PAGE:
Evidence of Electron Charging Induced Alternating Currents in Nanopillar Transistor
Received Date: June 06 , 2019; Published Date: June 10 , 2019
Study of electron charging in nanopillar transistor at 300K shows that elastic vibration is an automatic behavior in the device. The frequency observed in the drain-source current is found to agree with the charging frequency. Given a quantum dot of size ~10x10x9nm3, the maximum displacement estimated is 0.3nm. Once the displacement diminishes to zero, single-electron tunnel dominates the I-V. A forced vibration model is proposed to explain the correlation between surface charges and vibrations. When the distribution of charges is uniformly on each SiNx atom, vibration becomes stable and can yield homogenous damping current.
Keywords:Quantum dot; Nanopillar transistor; Pulse voltage; Mechanical vibration
Electron transport in electro-mechanical quantum dot transistors  has been a hot topic for more than three decades. No doubt it is very interesting for engineers as it has the potential to revolutionize semiconductor technology. The disclosure of single electron tunnel is definitely a hall mark effect because it can transform into the useful devices such as single-electron pump , single-electron memory cell  and single-electron detectors or counters . Along with these works, we have presented “nanopillars” transistor . In this device, the structure is in vertical form; drain current versus drain-source voltage measurements show excellent feature of single-electron charging. By matching the charging peaks with the parallel plate charging energy Ec = e2/2C, single electron effect is evident.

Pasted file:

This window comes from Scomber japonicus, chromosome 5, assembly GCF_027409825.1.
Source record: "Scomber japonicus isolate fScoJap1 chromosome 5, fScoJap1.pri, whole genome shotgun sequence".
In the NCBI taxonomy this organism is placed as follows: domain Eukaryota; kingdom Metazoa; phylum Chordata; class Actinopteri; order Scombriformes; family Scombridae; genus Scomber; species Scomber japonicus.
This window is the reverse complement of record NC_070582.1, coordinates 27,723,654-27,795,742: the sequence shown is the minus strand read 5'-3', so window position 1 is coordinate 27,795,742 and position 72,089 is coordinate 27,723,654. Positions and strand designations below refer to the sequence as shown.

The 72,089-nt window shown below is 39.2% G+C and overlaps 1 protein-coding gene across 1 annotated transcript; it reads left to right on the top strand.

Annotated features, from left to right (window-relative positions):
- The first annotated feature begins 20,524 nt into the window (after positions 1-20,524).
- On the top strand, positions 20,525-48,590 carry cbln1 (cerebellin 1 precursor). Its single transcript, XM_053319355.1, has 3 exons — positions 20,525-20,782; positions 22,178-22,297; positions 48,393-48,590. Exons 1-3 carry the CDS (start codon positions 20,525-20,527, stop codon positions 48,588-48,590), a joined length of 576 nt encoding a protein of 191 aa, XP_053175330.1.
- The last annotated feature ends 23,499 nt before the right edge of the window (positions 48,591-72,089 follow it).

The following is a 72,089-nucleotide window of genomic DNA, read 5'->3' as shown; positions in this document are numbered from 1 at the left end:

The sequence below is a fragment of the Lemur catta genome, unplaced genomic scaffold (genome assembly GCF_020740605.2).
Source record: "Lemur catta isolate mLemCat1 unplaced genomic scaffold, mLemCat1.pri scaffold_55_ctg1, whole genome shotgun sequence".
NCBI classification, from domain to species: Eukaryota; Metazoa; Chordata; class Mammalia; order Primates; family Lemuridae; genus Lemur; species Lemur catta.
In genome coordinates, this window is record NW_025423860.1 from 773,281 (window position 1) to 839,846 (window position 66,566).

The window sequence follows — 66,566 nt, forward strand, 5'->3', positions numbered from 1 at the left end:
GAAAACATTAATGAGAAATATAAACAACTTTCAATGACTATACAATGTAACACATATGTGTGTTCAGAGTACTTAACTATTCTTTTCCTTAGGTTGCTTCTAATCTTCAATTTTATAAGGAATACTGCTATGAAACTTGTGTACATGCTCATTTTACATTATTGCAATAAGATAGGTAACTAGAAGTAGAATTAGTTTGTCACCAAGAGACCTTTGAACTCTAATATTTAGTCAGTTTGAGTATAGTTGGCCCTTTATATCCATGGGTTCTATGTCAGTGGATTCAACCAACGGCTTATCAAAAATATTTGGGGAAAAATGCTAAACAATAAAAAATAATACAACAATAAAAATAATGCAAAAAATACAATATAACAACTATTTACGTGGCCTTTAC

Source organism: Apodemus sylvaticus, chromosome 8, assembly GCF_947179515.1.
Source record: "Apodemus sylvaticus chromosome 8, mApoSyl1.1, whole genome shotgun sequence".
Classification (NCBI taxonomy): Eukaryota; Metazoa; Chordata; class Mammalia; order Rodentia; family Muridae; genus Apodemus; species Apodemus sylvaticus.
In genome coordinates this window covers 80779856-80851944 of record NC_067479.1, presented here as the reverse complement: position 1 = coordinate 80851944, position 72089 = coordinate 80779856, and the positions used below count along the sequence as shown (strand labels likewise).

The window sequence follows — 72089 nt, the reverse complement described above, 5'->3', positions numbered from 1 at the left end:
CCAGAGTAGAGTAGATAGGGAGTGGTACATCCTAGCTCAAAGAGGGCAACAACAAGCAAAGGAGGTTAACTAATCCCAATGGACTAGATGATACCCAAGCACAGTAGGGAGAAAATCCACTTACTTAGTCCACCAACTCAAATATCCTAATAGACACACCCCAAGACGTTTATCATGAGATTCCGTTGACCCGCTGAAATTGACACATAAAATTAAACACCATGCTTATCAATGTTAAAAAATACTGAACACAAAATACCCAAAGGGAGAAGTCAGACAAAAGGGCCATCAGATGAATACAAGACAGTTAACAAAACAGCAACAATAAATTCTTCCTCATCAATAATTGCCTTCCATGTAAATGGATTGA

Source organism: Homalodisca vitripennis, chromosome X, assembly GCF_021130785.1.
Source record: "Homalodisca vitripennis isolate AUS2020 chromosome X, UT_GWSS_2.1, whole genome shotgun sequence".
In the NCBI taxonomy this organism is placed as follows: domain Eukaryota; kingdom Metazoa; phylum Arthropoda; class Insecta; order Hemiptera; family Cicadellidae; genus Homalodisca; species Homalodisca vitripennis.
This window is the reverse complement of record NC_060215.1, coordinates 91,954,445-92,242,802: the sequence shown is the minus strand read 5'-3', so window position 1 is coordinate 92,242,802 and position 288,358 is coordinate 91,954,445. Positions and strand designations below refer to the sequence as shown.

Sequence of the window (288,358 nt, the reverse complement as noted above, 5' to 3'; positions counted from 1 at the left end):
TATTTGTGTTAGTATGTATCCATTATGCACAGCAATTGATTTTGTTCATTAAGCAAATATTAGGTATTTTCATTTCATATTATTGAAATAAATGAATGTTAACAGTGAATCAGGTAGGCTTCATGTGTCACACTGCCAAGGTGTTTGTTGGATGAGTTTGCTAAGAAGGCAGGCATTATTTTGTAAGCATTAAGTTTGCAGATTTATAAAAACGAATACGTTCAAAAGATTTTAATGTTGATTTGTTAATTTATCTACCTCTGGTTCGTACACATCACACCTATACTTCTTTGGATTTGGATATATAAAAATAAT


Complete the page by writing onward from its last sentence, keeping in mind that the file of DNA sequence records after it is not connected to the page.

However, a critical issue remains unanswered is that the onset of peaks is not well defined. Early studies at low temperatures  found similar effect and it was attributed to the so-called “Coulomb blockade” where the first electron is blocked by Coulomb energy and no electrical current is allowed to move. But recently, quantum shuttle  was proposed to deliberate that at finite temperatures electrons could move from one electrode to another electrode via the repetitive motion of the central quantum dot. Consequently, current noises  appear. In this highly unstable region, mechanisms of mechanical dissipation , elastic deformation and electro-mechanical feedback  can stand out and play vital roles. As such, it definitely worth to do carefully experiments in this region. As expected, we find that at low charging voltages, the I-V does show drastically different behavior. What observed are giant current oscillations from the very beginning. After reaching a peak the current decreases quickly to zero. To understand these effects, a forced vibration model is proposed to explain the data and good agreements are found.